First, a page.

Rogue NFL Mercenary Vontaze Burfict Gets Three-Game Suspension
In the least surprising football news of the week, the NFL has announced that Bengals linebacker Vontaze Burfict has been suspended for the first three games of the regular season in 2016. According to ESPN, Burfict was sanctioned for repeated violations of player-safety rules, and he will be appealing the suspension.
Although three games is a decisive indictment on the way that Burfict plays football, it still somehow feels like not enough when you take his entire body of work into consideration. But for now, it's start.
The news release from the NFL cited Burfict's transgressions in the Bengals' wild card playoff game against the Steelers on Saturday, in which he was called for unnecessary roughness after spearing a defenseless Antonio Brown in the helmet. Brown left the field after the hit and is under concussion protocol as a result.
The decision, handed down by vice president of football operations Merton Hanks, was based not only on Burfict's infractions in the Bengals most recent game, but also on the fact that he has been fined previously for unnecessary hits and has established a pattern of behavior. The full NFL statement also makes it clear that disciplinary action against other members of both teams could be forthcoming.
"...Burfict’s most recent violation came with 22 seconds remaining in last Saturday’s game against the Pittsburgh Steelers, when he was penalized for unnecessary roughness for using his shoulder to make forcible contact to the head and neck area of a defenseless receiver...
Burfict has previously been fined for safety-related violations four times in 2015, including a $50,000 fine for unnecessarily contacting an opponent who was out of the play in Cincinnati’s Week 17 game against the Baltimore Ravens...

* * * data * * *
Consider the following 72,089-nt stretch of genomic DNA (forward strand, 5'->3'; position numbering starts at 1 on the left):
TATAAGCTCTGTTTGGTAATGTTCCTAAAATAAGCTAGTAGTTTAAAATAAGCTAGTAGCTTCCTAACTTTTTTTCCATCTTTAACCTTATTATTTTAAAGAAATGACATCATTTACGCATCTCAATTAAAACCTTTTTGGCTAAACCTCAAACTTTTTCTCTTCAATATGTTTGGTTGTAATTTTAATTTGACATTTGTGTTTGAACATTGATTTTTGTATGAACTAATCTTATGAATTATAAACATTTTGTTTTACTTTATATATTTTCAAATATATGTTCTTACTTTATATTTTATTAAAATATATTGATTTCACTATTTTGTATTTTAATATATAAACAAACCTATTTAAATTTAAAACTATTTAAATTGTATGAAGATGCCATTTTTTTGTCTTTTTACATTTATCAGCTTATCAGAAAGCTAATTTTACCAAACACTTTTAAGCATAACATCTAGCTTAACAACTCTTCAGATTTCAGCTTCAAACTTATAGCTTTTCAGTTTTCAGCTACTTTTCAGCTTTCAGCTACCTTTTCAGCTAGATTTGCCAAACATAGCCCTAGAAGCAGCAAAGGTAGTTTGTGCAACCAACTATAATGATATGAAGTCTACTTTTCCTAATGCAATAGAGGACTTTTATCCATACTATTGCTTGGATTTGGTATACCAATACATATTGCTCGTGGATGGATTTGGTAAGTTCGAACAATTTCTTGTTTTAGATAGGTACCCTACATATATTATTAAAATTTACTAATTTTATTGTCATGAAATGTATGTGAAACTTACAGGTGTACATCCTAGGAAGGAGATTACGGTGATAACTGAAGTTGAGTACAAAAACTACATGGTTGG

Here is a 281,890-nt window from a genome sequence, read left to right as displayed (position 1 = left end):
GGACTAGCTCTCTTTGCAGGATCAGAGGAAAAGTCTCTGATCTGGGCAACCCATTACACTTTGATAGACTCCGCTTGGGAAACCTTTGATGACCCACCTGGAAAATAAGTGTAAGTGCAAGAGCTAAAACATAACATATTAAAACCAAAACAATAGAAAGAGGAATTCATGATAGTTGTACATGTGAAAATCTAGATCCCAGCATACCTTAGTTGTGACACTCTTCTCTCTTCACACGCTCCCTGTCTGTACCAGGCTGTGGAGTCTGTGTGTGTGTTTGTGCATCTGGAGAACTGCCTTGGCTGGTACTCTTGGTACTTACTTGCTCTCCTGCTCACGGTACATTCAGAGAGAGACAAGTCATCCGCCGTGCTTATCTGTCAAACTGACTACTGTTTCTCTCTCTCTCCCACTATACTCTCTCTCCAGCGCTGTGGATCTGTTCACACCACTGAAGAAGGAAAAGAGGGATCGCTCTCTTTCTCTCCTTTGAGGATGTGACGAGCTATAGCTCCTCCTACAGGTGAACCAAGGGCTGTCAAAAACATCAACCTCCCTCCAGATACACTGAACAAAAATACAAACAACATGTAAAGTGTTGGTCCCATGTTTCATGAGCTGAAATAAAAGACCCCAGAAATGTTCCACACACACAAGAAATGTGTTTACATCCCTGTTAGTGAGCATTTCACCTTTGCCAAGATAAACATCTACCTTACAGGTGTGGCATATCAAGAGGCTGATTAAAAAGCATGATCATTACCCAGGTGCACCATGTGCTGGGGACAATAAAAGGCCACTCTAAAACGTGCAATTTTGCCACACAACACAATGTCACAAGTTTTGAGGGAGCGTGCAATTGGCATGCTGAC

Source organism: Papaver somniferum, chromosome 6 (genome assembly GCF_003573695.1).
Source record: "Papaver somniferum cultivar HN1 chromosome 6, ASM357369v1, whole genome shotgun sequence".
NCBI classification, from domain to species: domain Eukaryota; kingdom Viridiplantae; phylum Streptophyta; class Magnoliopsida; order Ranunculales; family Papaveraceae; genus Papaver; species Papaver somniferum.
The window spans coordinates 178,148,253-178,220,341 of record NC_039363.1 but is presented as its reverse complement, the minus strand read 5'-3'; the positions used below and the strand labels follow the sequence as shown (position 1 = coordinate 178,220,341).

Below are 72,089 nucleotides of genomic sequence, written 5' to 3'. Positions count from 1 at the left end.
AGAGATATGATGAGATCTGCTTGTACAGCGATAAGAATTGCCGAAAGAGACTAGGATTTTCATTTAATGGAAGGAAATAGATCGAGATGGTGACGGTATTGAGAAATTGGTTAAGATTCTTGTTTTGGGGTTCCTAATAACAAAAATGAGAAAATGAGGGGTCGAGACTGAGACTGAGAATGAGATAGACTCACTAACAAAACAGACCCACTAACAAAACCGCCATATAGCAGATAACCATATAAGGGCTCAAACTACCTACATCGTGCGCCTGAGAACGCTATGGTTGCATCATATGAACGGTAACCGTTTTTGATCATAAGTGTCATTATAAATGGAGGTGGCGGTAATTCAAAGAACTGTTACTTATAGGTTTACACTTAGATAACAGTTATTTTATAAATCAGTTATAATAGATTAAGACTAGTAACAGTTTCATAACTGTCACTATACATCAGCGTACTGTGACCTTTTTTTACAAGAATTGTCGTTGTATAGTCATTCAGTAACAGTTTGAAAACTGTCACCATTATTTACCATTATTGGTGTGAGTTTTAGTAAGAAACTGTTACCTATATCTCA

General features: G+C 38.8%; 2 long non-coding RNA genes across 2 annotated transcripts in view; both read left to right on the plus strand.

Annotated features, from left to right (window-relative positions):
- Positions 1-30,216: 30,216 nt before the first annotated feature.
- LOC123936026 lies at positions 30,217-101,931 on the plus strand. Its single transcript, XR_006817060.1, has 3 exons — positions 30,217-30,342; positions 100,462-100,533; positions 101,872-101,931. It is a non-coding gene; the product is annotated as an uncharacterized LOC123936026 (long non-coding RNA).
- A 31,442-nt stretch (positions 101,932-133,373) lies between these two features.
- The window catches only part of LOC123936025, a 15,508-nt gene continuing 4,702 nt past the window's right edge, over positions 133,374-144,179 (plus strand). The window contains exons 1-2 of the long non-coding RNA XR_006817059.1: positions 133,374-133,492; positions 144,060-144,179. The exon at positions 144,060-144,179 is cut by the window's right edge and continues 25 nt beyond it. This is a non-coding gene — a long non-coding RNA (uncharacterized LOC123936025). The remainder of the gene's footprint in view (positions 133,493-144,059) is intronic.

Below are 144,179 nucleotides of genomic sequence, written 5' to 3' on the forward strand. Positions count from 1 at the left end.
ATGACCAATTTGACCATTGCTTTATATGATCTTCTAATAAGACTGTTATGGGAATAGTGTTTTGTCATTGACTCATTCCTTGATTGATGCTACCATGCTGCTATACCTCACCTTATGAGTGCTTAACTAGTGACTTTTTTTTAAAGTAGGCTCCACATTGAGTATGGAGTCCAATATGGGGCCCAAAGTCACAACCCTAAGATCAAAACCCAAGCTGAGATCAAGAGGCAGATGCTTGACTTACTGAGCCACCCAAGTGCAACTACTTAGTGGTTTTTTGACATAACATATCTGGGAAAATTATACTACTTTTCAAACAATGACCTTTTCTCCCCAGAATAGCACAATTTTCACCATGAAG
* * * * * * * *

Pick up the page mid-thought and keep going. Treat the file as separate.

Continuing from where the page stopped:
The conduct of other players and coaches in the Steelers-Bengals game is being reviewed for potential discipline."
If the suspension is upheld after Burfict's appeal, he will be docked over half a million dollars from his 2016 base salary, in addition to the three-game ban.
And despite the fact that it was obvious to literally anyone and everyone who watched on Saturday night that Burfict had gone completely rogue over the course of the game, Bengals head coach Marvin Lewis said that he didn't think Burfict ever went over the edge.
"He's had three penalties this season for unnecessary roughness... Let's not take things out of context, and understand it," said Lewis. "Let's judge the body of work."
He also confusingly acknowledged the team's reputation for a particularly dirty style of play, while simultaneously saying that they play within the rules.
"Unfortunately, we earned some reputations, and we have to eliminate that by continuing to play well within the rules, with the way he plays...He plays very well within the rules, and we have to keep doing that."
Lewis wasn't the only one defending Burfict either. His defensive coordinator Paul Guenther, and equally erratic and possibly more psychotic teammate Adam 'Pacman' Jones, both said that they thought he was actually trying to avoid intentionally injuring Brown by trying to use his shoulder rather than his helmet.
Jones also goes so far as to say on the Dan Patrick Show that he believes Brown embellished the seriousness of his injury and was actually fine.
"I said you alright AB? And he gave me a wink," said Jones.
"Antonio Brown was not hurt. I know he was faking. Go back and look at the play. If you go back and slow-motion play, you tell me that Vontaze hit him in the head or did his shoulder pads barely touch him?"
If you can stomach it, go ahead do just that. Watch the play.
If you still feel the need for more proof that Burfict is a dangerously dirty player, let me direct you to the hit he delivered just a week before on Ravens tight end Maxx Williams.
He's singlehandedly trying to ruin guys careers - and possibly their lives. But don't worry, Roger Goodell will probably address it as soon as he's done with his 13 month battle with Tom Brady over PSI.